When the average person hears the term "cryptocurrency," they may assume that every aspect of the protocol is encrypted and thus completely private, allowing users to safely remain anonymous. This is most certainly not the case, and privacy-conscious users will need to take additional steps to protect themselves. One particular threat vector that Bitcoin and Lightning users should consider is that of the network observer. By sending data in the clear via default IPV4 and IPV6 networks, sophisticated entities can look for patterns to correlate your financial activity and they can use the IP address of your machine to probe it for weaknesses and attempt to learn your location and identity.
How are we to protect ourselves?By sharing as little data with third parties as possible. By ensuring that all of the data our nodes send and receive is routed over a privacy preserving network.
Full nodes offer the best privacy model when it comes to preventing data leaks. With a full node, you download all the blockchain data and only query for addresses / transactions locally — network observers can’t see what you’re interested in.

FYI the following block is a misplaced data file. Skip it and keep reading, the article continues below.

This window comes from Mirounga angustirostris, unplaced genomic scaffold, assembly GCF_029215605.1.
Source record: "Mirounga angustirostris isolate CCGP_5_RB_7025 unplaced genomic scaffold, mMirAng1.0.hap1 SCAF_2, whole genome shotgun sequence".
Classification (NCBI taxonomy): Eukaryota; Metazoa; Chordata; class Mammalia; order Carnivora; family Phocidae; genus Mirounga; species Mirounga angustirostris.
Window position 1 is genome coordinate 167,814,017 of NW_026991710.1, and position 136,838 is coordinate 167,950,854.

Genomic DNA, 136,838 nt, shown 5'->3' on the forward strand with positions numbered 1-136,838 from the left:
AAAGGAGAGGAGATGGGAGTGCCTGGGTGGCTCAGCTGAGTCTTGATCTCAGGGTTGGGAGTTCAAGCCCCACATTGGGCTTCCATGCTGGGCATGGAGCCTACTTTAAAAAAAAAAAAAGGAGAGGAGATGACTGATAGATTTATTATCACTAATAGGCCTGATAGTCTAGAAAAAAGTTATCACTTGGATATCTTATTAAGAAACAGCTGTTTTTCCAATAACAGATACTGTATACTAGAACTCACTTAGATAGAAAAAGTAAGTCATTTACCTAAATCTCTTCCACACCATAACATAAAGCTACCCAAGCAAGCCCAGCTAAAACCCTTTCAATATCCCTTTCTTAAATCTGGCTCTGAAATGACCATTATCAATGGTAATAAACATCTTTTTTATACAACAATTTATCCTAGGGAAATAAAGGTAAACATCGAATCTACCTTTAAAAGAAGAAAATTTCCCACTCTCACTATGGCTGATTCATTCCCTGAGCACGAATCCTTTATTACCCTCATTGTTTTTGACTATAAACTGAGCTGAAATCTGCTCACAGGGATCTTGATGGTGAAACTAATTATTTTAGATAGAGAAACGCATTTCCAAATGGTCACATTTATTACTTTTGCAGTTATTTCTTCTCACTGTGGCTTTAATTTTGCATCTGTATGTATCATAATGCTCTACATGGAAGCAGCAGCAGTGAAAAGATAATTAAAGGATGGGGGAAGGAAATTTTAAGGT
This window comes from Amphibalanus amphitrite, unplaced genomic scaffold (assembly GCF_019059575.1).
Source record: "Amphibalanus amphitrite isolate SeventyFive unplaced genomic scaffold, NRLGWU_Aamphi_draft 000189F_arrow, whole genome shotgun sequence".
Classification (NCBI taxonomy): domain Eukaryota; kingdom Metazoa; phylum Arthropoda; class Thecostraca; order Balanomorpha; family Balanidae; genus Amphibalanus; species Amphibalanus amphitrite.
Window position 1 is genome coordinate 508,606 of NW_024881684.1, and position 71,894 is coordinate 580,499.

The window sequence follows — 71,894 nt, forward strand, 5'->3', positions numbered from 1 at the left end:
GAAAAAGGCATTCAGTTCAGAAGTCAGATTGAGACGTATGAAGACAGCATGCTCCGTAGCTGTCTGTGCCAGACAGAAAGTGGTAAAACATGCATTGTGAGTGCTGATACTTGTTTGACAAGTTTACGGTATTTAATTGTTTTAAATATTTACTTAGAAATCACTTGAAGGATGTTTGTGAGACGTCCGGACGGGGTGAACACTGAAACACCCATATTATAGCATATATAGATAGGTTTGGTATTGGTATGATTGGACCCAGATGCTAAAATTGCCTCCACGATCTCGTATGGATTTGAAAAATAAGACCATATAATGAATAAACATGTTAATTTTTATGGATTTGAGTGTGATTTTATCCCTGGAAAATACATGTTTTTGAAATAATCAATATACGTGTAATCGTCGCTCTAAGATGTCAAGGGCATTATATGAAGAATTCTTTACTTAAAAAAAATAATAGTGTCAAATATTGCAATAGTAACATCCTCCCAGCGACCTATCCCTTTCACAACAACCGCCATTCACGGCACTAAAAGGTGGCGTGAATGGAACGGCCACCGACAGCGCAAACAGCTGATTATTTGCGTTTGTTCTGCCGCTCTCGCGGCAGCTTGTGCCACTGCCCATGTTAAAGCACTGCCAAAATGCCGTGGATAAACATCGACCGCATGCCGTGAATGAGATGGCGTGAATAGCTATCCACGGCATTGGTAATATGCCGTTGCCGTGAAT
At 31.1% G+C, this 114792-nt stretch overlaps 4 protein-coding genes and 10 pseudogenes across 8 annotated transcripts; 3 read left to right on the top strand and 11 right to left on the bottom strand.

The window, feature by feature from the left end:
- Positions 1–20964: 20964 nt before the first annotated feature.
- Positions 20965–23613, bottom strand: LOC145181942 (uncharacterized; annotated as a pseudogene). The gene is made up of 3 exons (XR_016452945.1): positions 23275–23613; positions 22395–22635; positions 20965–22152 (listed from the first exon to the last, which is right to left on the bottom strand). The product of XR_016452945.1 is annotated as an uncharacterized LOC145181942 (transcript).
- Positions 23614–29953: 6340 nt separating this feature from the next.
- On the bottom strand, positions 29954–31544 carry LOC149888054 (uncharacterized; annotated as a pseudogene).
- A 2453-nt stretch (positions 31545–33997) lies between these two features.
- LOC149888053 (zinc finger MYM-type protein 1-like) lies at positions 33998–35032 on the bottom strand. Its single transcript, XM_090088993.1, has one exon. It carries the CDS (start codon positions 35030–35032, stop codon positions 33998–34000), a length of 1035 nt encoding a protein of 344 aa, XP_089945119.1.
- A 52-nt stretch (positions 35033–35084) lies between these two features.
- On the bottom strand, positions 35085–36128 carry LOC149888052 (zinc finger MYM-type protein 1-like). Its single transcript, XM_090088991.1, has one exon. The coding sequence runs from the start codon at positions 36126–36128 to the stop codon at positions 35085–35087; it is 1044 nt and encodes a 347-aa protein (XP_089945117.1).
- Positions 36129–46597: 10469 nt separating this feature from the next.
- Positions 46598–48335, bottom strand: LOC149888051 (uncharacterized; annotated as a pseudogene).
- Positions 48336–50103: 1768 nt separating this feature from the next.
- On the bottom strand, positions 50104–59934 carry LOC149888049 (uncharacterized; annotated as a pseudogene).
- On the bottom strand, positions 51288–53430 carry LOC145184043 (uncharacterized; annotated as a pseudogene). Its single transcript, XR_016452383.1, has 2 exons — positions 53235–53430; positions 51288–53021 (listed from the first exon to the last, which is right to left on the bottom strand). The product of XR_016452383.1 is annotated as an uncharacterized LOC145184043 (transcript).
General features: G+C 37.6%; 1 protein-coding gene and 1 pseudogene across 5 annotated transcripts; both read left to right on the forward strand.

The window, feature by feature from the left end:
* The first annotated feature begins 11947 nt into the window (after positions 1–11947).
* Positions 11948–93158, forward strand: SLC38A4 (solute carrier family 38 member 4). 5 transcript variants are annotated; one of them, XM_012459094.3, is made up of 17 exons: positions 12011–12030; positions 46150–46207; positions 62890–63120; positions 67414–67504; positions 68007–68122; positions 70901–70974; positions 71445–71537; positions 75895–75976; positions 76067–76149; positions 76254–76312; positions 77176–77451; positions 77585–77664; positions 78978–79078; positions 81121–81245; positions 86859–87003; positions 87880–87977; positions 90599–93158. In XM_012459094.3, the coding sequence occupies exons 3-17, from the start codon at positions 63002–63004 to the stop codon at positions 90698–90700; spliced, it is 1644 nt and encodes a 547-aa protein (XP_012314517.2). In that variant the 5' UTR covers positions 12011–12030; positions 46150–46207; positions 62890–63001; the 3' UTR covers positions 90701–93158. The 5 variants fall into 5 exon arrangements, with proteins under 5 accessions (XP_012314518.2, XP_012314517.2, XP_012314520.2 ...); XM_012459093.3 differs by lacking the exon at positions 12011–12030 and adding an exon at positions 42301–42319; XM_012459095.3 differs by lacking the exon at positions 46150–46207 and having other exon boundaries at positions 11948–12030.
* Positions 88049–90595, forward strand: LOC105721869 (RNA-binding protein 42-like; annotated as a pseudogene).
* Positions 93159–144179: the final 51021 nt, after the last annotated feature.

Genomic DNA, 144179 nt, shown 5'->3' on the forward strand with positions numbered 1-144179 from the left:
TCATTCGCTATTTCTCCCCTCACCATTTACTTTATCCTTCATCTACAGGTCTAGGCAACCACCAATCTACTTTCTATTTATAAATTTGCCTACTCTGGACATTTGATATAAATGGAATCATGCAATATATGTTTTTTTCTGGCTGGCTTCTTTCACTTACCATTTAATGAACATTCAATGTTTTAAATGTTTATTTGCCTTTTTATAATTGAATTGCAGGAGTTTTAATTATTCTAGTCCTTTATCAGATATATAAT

But if we run our own nodes, we still have to share data (such as for sending transactions) with peers on the network - how do we protect ourselves from them? Enter Tor. Tor Project maintainers say that you can think of what Tor does as "using a twisty, hard-to-follow route in order to throw off somebody who is tailing you — and then periodically erasing your footprints." Your traffic gets intermingled with the traffic of other Tor users. As the global Tor userbase grows, the path gets twistier.
In order for you to make networked services (anything from a web server to a peer to peer node) work on Tor, you need to create a hidden service that acts as a bridge from the Tor network to the specific software running on your machine.Bitcoin Core
As of Bitcoin Core 0.12, a node will automatically run a...